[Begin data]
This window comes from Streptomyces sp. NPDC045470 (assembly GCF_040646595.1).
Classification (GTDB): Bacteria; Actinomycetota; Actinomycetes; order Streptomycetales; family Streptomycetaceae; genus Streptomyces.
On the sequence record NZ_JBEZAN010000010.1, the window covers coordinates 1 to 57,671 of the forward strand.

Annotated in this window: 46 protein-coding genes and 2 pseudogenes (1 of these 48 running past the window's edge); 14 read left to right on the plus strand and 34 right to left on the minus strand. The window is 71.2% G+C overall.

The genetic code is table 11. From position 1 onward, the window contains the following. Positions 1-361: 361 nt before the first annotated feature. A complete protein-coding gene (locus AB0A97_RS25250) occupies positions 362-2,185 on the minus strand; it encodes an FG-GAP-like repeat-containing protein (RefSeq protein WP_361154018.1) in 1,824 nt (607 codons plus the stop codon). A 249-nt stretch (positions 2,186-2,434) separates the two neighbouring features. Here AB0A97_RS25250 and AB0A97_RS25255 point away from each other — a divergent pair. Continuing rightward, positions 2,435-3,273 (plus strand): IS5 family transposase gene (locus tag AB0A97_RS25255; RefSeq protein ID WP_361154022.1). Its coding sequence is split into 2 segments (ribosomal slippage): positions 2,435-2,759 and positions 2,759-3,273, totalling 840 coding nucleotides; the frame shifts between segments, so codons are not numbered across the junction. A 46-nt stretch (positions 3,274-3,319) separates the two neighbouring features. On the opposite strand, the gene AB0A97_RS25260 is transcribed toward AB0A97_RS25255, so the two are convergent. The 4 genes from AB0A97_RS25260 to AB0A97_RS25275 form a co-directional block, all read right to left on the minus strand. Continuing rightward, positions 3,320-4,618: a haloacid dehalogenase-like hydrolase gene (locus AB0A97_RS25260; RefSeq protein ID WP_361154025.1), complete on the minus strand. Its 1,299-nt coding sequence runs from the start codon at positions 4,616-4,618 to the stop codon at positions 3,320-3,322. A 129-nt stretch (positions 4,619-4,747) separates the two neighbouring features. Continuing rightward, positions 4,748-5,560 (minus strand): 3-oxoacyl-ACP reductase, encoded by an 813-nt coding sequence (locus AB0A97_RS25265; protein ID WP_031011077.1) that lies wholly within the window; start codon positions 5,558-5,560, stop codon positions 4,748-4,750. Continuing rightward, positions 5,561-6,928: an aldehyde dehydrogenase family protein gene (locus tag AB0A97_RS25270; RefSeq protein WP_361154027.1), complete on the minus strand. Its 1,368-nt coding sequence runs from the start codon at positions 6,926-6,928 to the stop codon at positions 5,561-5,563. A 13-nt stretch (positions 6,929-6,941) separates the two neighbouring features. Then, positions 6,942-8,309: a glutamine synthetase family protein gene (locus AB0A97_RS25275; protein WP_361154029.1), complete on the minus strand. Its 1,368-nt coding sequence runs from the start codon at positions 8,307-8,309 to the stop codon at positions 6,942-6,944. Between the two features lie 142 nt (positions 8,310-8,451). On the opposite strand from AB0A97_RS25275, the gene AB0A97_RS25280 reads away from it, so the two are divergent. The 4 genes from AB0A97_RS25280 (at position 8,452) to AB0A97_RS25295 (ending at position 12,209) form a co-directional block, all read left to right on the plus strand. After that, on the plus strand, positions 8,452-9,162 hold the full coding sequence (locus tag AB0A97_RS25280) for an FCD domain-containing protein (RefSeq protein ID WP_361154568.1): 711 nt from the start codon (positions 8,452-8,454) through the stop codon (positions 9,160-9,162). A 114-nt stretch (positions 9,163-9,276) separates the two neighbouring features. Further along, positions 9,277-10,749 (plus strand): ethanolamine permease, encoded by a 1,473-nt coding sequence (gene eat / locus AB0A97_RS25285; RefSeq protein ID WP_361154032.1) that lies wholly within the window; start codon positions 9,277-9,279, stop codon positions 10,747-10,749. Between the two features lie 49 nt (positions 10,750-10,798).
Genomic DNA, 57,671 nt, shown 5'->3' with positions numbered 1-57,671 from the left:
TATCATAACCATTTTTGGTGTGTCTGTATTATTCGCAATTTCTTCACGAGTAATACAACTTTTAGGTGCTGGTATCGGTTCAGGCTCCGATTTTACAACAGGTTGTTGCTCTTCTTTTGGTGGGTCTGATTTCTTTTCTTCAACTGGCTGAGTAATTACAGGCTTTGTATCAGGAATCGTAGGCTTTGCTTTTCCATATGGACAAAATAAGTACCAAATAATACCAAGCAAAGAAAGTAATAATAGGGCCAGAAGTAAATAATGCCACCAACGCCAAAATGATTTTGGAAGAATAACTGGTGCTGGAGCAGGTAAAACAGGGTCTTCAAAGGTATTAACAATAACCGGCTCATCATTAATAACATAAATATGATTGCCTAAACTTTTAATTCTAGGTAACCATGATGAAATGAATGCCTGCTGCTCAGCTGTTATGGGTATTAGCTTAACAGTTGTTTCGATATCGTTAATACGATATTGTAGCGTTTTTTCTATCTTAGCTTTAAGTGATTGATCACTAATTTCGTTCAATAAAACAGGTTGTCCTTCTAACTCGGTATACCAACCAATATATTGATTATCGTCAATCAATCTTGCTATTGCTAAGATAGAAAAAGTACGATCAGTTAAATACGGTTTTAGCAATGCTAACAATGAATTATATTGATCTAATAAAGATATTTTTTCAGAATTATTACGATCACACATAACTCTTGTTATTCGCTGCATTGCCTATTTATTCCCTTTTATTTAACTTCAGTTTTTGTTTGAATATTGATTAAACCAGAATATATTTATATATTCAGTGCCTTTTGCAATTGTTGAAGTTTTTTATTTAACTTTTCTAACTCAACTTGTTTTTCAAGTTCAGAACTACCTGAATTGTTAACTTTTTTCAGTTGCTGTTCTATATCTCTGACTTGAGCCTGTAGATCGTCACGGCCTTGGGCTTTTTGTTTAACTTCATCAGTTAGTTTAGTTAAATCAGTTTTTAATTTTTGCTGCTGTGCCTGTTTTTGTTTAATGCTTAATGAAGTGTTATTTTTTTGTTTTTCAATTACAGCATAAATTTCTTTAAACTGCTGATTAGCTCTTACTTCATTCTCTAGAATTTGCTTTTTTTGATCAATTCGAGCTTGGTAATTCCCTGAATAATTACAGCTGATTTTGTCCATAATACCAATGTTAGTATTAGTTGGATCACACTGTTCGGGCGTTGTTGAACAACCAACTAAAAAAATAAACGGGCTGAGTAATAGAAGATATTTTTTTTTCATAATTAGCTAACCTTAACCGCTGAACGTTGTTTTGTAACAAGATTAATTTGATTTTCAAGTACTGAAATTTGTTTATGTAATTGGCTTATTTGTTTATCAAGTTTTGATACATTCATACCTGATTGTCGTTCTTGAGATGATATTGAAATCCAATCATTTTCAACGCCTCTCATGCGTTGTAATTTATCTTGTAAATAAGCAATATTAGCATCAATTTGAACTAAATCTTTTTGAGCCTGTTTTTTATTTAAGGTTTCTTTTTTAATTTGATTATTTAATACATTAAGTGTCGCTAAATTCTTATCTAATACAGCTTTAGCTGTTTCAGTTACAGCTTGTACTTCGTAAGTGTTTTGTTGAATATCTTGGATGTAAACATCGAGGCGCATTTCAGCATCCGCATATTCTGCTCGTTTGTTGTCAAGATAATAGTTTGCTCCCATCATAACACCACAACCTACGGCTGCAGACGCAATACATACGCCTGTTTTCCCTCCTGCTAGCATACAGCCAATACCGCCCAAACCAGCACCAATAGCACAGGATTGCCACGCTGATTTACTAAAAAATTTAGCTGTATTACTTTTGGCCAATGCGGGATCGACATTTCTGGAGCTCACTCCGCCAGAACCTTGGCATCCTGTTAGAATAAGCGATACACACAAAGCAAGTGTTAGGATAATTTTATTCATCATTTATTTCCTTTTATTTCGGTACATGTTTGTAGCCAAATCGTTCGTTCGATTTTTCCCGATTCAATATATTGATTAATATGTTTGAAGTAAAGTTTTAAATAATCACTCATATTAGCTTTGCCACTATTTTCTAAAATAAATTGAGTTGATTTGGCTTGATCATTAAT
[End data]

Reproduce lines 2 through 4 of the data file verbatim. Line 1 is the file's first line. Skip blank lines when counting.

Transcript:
Classification (GTDB): Bacteria; Actinomycetota; Actinomycetes; order Streptomycetales; family Streptomycetaceae; genus Streptomyces.
On the sequence record NZ_JBEZAN010000010.1, the window covers coordinates 1 to 57,671 of the forward strand.

Annotated in this window: 46 protein-coding genes and 2 pseudogenes (1 of these 48 running past the window's edge); 14 read left to right on the plus strand and 34 right to left on the minus strand. The window is 71.2% G+C overall.